Mississippi to have back to back executions for first time in 50 years

Published 12:00 am Wednesday, May 19, 2010

JACKSON (AP) — Mississippi corrections officials prepared Tuesday for the first back-to-back executions in nearly 50 years.

Paul Everette Woodward was to be executed Wednesday at the State Penitentiary at Parchman for the 1986 rape and shooting death of 24-year-old Rhonda Crane of Escatawpa. Gerald James Holland was to be put to death Thursday for raping and killing 15-year-old Krystal King in 1987. Holland is the oldest death-row inmate in Mississippi.

The last back-to-back executions occurred in 1961, according to Mississippi Department of Corrections records. Howard Cook was executed on Dec. 19, 1961, and Ellic Lee was put to death the following day. Both had been convicted of rape and died in the gas chamber, which was replaced by lethal injection in 1998.

The Mississippi Supreme Court declined on Monday to stop the executions, paving the way for more appeals to be filed in the federal courts. Appeals by attorneys for both inmates were expected to make their way to the U.S. Supreme Court.

C. Jackson Williams, an Oxford attorney representing Woodward, said plans were to submit a clemency petition to Gov. Haley Barbour on Tuesday.

Barbour has never granted a clemency request to a death row inmate.

‘‘The power to extend mercy rests with the governor, correct?’’ Williams said. ‘‘It rests on all those experiences in his life that determine how he believes forgiveness should be measured. We’ll see again how he views mercy.’’

Williams said the decision was made to present the governor with the petition early rather than wait until a few hours before the execution.

Barbour spokesman Dan Turner said the governor will consider it.

‘‘There’s not an automatic answer,’’ Turner said. ‘‘It depends on the contents of the petition. Everything like that is considered on an individual basis.’’

Williams said he would meet with Woodward later Tuesday to discuss other options.

Attorney General Jim Hood said that he would not expect any appeal to succeed.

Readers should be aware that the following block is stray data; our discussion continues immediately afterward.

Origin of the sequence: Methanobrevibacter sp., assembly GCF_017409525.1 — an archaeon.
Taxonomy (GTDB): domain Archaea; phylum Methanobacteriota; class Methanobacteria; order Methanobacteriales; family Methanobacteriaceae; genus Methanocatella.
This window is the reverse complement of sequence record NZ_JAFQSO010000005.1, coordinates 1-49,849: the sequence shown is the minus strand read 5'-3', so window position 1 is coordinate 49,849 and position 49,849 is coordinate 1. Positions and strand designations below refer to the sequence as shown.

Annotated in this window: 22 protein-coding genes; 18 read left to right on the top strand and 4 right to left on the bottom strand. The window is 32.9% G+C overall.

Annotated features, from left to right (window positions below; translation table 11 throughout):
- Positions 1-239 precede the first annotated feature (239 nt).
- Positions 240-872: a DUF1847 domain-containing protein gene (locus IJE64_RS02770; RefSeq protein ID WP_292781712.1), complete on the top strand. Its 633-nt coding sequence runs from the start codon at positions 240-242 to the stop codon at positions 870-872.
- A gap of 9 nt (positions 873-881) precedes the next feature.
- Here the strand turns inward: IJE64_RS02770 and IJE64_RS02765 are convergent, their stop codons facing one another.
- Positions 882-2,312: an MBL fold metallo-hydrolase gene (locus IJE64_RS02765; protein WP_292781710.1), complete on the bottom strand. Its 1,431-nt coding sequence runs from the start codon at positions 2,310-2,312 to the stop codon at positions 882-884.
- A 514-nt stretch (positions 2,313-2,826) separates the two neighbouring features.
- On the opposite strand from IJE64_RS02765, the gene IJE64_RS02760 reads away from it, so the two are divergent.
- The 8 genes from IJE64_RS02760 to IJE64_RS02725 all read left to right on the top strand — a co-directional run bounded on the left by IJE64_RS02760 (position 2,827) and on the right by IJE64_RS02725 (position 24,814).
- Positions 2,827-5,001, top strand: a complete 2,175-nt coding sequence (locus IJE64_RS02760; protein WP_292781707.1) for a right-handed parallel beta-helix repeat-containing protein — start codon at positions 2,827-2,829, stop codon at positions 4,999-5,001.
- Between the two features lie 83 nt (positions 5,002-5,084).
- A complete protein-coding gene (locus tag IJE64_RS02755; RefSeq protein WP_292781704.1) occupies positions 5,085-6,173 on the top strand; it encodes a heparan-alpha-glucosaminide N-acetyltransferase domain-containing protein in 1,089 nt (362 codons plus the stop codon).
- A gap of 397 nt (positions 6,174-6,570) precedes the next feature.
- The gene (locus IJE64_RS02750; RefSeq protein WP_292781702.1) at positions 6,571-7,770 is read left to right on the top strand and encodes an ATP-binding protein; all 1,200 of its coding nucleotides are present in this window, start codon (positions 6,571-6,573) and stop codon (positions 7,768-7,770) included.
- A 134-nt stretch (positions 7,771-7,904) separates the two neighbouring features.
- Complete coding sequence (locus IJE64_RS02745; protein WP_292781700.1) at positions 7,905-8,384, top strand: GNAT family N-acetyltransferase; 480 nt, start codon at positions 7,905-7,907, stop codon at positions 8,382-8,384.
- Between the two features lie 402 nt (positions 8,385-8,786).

‘‘Woodward fully confessed. Holland confessed. Even if they file something before the U.S. Supreme Court I don’t anticipate these executions being stopped,’’ Hood said.

Hood said issues now being raised by Woodward and Holland, including mental disability, have been settled in previous court rulings.

Holland is represented by the Mississippi Office of Capital Post-Conviction Counsel. A call seeking comment was not immediately returned. However, a Jackson attorney representing 16 death row inmates in a lawsuit claiming inadequate legal representation filed an appeal with the Mississippi Supreme Court on Tuesday.

Attorney Jim Craig said Holland is among the inmates he represents in the lawsuit, which was dismissed Friday by Hinds County Chancery Judge William Singletary. The motion filed Tuesday asks justices to halt Holland’s execution, pending the lawsuit’s appeal.

Suzanne Singletary, a spokeswoman for the Mississippi Department of Corrections, said Tuesday that Woodward was placed in a holding center Monday next to the execution room at the prison. She said Holland would be moved to a holding cell Tuesday.

Singletary said the prison would be placed on lock down 24 hours before the execution.

‘‘Affidavits have been received for each offender designating final meal, property disposal and so forth,’’ she said.

The inmates will be allowed to make calls to family and meet with their attorneys and a chaplain in the hours before the execution.

Corrections Commissioner Christopher Epps has said it costs $11,000 to handle an execution, which includes extra staffing.

The last execution in Mississippi was July 23, 2008, when Dale Leo Bishop was executed for his role in the 1998 slaying of 22-year-old Marcus Gentry of Fulton.